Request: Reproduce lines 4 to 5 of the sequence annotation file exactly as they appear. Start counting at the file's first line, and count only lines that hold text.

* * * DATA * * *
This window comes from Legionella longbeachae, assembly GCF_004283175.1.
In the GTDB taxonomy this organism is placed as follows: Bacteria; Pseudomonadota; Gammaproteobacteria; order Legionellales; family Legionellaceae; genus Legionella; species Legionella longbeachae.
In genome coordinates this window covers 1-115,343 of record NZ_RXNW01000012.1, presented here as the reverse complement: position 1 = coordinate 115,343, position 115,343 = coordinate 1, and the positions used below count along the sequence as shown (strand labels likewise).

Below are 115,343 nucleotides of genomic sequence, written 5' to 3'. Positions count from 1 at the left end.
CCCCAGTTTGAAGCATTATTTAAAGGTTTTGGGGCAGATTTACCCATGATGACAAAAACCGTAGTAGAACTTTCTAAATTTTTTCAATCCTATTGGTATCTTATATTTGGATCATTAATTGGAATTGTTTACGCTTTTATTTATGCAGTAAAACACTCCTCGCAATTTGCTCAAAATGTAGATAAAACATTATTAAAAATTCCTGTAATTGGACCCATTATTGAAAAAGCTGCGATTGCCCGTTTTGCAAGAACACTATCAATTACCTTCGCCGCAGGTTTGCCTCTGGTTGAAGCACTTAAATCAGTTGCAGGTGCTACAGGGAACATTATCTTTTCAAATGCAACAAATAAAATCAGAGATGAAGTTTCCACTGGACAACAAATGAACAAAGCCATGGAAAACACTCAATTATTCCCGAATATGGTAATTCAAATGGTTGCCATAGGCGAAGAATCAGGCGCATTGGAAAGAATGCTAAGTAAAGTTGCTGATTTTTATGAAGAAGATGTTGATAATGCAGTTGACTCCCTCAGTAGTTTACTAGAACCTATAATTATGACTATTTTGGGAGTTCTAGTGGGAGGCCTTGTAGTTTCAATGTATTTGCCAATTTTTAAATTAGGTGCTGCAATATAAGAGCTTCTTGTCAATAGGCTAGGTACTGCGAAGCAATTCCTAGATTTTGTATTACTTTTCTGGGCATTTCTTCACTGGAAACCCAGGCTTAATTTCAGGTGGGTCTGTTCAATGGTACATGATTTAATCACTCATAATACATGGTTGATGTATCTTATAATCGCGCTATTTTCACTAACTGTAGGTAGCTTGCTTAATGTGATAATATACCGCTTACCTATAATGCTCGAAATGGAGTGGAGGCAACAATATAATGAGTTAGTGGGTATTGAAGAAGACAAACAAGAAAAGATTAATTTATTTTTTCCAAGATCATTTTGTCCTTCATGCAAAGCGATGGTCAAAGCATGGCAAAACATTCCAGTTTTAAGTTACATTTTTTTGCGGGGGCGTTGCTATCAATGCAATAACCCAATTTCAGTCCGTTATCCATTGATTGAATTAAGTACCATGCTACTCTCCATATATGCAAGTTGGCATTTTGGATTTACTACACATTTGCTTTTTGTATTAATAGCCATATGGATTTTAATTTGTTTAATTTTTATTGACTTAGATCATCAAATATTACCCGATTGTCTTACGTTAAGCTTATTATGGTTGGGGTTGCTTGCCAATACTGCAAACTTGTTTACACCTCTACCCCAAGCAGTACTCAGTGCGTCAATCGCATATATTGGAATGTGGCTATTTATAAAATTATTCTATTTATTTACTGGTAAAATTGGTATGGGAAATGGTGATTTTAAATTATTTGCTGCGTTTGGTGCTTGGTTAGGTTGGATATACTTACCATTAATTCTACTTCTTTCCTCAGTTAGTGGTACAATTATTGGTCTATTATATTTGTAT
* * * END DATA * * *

Below are 115,343 nucleotides of genomic sequence, written 5' to 3'. Positions count from 1 at the left end.
CCCCAGTTTGAAGCATTATTTAAAGGTTTTGGGGCAGATTTACCCATGATGACAAAAACCGTAGTAGAACTTTCTAAATTTTTTCAATCCTATTGGTATCTTATATTTGGATCATTAATTGGAATTGTTTACGCTTTTATTTATGCAGTAAAACACTCCTCGCAATTTGCTCAAAATGTAGATAAAACATTATTAAAAATTCCTGTAATTGGACCCATTATTGAAAAAGCTGCGATTGCCCGTTTTGCAAGAACACTATCAATTACCTTCGCCGCAGGTTTGCCTCTGGTTGAAGCACTTAAATCAGTTGCAGGTGCTACAGGGAACATTATCTTTTCAAATGCAACAAATAAAATCAGAGATGAAGTTTCCACTGGACAACAAATGAACAAAGCCATGGAAAACACTCAATTATTCCCGAATATGGTAATTCAAATGGTTGCCATAGGCGAAGAATCAGGCGCATTGGAAAGAATGCTAAGTAAAGTTGCTGATTTTTATGAAGAAGATGTTGATAATGCAGTTGACTCCCTCAGTAGTTTACTAGAACCTATAATTATGACTATTTTGGGAGTTCTAGTGGGAGGCCTTGTAGTTTCAATGTATTTGCCAATTTTTAAATTAGGTGCTGCAATATAAGAGCTTCTTGTCAATAGGCTAGGTACTGCGAAGCAATTCCTAGATTTTGTATTACTTTTCTGGGCATTTCTTCACTGGAAACCCAGGCTTAATTTCAGGTGGGTCTGTTCAATGGTACATGATTTAATCACTCATAATACATGGTTGATGTATCTTATAATCGCGCTATTTTCACTAACTGTAGGTAGCTTGCTTAATGTGATAATATACCGCTTACCTATAATGCTCGAAATGGAGTGGAGGCAACAATATAATGAGTTAGTGGGTATTGAAGAAGACAAACAAGAAAAGATTAATTTATTTTTTCCAAGATCATTTTGTCCTTCATGCAAAGCGATGGTCAAAGCATGGCAAAACATTCCAGTTTTAAGTTACATTTTTTTGCGGGGGCGTTGCTATCAATGCAATAACCCAATTTCAGTCCGTTATCCATTGATTGAATTAAGTACCATGCTACTCTCCATATATGCAAGTTGGCATTTTGGATTTACTACACATTTGCTTTTTGTATTAATAGCCATATGGATTTTAATTTGTTTAATTTTTATTGACTTAGATCATCAAATATTACCCGATTGTCTTACGTTAAGCTTATTATGGTTGGGGTTGCTTGCCAATACTGCAAACTTGTTTACACCTCTACCCCAAGCAGTACTCAGTGCGTCAATCGCATATATTGGAATGTGGCTATTTATAAAATTATTCTATTTATTTACTGGTAAAATTGGTATGGGAAATGGTGATTTTAAATTATTTGCTGCGTTTGGTGCTTGGTTAGGTTGGATATACTTACCATTAATTCTACTTCTTTCCTCAGTTAGTGGTACAATTATTGGTCTATTATATTTGTAT